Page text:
In the Starometske Namesti (Old Town Square) the tourists and I ogle the Astronomical Clock and its mechanical procession of Christ and Apostles, Death, Greed, Vanity, even a Turk, before a puppet cockerel pops out and flaps its malevolent wings. The clockmaker responsible was blinded so that he couldn’t recreate his masterpiece for another city – a reward typical of Prague’s bizarre and violent past. Our heads then turn like weather vanes toward the twin towers of the Tyn Church, poised in the air like black thunderbolts, wherein rests the remains of Danish astronomer Tycho Brahe, who arrived in Prague noseless from a duel and died of a burst bladder (some say syphilis) in the middle of one of the city’s then notorious orgies.

Little Quarter

Little Quarter

Continuing counterclockwise there lies the colossal flaming sea of bodies from which rises the statue of Jan Hus, who preached reform long before Luther, and was burned at the stake as a heretic in 1415.
It feels so familiar as I’m wandering the winding cobblestone streets of a possessed witchcraft kind of city Kafka called “a mother with claws", trying to dig deeper into the Czech national character by revisiting the old stomping grounds of the Stare Mesto (Old Town), Josefov (Jewish Quarter) and 18th-century Mala Strana (Little Quarter) – haunts of alchemists and artists like Mozart, even now the center of serious beer drinking.

Czechoslovakia was, after all, the birthplace of light beer. “Pilsener” was invented in Plzn and the original “Budweiser” (Budvar) was first brewed in Ceske Budejovice.
While sitting in U Fleku, one of the city’s old beer halls renovated to accommodate German tour groups looking for The Good Soldier Schweik, I can’t help but think that though Kafka’s “mother” has had her past liaisons – with the Hapsburgs, Hitler and the Soviets – she has traded in her fangs for dentures. A shroud of film-noir pollution, dark legacy of black-sheep Communist sons, has wrinkled her facades without marring her beauty. There is scaffolding up everywhere to give her a facelift.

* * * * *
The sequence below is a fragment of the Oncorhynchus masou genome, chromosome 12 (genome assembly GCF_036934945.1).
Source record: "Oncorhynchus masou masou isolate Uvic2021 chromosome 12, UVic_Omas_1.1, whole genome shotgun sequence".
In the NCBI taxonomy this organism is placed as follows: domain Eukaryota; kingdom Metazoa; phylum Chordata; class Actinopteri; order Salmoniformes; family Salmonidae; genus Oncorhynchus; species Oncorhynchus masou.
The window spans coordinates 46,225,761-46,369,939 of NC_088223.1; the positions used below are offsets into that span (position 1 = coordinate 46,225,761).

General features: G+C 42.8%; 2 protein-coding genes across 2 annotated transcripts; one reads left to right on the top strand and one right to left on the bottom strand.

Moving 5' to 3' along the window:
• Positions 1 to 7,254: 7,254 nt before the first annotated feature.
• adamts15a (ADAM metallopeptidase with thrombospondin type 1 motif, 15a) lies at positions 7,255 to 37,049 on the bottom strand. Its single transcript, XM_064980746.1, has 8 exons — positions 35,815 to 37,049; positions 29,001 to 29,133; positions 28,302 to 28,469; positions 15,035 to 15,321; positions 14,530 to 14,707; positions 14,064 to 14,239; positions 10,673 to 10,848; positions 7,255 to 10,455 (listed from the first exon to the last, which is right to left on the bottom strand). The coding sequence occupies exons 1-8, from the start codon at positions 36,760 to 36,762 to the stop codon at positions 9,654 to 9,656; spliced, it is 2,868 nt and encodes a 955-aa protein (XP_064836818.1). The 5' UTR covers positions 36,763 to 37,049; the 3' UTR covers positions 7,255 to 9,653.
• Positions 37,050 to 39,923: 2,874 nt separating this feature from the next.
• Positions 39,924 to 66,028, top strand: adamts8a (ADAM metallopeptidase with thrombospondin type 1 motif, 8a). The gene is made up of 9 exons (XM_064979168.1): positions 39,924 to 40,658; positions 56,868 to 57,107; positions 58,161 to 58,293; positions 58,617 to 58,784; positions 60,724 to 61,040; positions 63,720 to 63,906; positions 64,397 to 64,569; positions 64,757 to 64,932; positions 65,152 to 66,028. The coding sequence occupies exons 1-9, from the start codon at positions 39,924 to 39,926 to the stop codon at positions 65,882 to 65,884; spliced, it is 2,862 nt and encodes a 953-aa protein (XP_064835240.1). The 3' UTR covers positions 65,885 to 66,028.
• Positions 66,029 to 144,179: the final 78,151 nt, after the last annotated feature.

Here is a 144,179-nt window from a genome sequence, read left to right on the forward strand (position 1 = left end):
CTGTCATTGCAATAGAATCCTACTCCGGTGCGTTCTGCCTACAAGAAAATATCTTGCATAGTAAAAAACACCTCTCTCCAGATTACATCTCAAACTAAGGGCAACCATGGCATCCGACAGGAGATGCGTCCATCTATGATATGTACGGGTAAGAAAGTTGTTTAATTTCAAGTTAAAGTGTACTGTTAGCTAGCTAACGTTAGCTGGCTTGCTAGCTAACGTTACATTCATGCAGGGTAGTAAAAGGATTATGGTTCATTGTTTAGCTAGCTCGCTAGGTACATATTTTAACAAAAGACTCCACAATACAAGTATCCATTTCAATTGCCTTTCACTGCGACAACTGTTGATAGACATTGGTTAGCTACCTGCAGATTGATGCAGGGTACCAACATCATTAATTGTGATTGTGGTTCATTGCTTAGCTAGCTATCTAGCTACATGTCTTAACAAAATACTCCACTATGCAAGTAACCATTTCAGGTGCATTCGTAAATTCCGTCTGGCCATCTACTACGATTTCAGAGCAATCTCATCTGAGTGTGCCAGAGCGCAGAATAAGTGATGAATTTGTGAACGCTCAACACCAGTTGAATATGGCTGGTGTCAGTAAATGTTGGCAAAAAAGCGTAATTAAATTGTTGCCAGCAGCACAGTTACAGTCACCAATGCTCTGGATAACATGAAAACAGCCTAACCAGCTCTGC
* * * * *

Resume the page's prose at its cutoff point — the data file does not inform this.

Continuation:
Prague is like an aging senile sorceress who no longer recognizes her children. Now with democratic euphoria dying down to be replaced by good old-fashioned Capitalist greed, problems are rising like smoke from the ashes of Communist rule and affecting the atmosphere. It seems Prague is going through some kind of alchemical transformation, even as Czecho/Slovakia recovers from an identity crisis resembling multiple personality disorder. The question is, as Czechs enjoy their entrance into the EU and NATO, will the New Alchemists of Prague, unlike their historic predecessors, succeed this time in turning the once-worthless Czech koruna (crown) into gold, or will they inevitably pawn off Prague’s Technicolor soul to foreign investors and tourists attracted by the city’s uncanny resemblance to the Magic Kingdom.

All that Europeans and Americans need now to visit is a passport. There’s even a bunch of bars off the Old Town Square where timid travelers, unsure that the red devil has been completely exorcized, can reassure themselves with Chicago-style pizza, taped screening of college and pro football games, MTV, and T-shirts wittily sporting the slogan “Czech It Out". Arrriving by train at Hlavni Nadrazi (Main Station), I was warmly welcomed by a swarm of hustlers and touts offering private rooms, which I checked out, since finding hotel space without a reservation is nothing else but the overused adjective “Kafkaesque". If Prague is the next “Paris of the Twenties", an art mecca for the new millennium, it’s sometimes hard to see it.